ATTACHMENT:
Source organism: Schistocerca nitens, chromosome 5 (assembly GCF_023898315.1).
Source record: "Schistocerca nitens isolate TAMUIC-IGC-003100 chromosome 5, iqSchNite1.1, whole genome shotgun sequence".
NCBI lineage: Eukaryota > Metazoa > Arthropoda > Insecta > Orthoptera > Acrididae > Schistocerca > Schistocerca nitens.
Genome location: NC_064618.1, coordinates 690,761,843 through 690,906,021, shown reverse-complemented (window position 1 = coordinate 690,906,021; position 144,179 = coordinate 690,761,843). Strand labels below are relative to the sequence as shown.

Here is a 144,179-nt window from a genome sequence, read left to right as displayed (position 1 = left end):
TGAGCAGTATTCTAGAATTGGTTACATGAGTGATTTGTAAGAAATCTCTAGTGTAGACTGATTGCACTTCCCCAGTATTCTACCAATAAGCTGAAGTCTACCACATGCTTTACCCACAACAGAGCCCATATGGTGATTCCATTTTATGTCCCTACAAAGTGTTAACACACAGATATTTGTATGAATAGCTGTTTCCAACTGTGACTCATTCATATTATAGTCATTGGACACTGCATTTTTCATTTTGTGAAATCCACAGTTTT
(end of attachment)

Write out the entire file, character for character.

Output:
Source organism: Schistocerca nitens, chromosome 5 (assembly GCF_023898315.1).
Source record: "Schistocerca nitens isolate TAMUIC-IGC-003100 chromosome 5, iqSchNite1.1, whole genome shotgun sequence".
NCBI lineage: Eukaryota > Metazoa > Arthropoda > Insecta > Orthoptera > Acrididae > Schistocerca > Schistocerca nitens.
Genome location: NC_064618.1, coordinates 690,761,843 through 690,906,021, shown reverse-complemented (window position 1 = coordinate 690,906,021; position 144,179 = coordinate 690,761,843). Strand labels below are relative to the sequence as shown.

Here is a 144,179-nt window from a genome sequence, read left to right as displayed (position 1 = left end):
TGAGCAGTATTCTAGAATTGGTTACATGAGTGATTTGTAAGAAATCTCTAGTGTAGACTGATTGCACTTCCCCAGTATTCTACCAATAAGCTGAAGTCTACCACATGCTTTACCCACAACAGAGCCCATATGGTGATTCCATTTTATGTCCCTACAAAGTGTTAACACACAGATATTTGTATGAATAGCTGTTTCCAACTGTGACTCATTCATATTATAGTCATTGGACACTGCATTTTTCATTTTGTGAAATCCACAGTTTT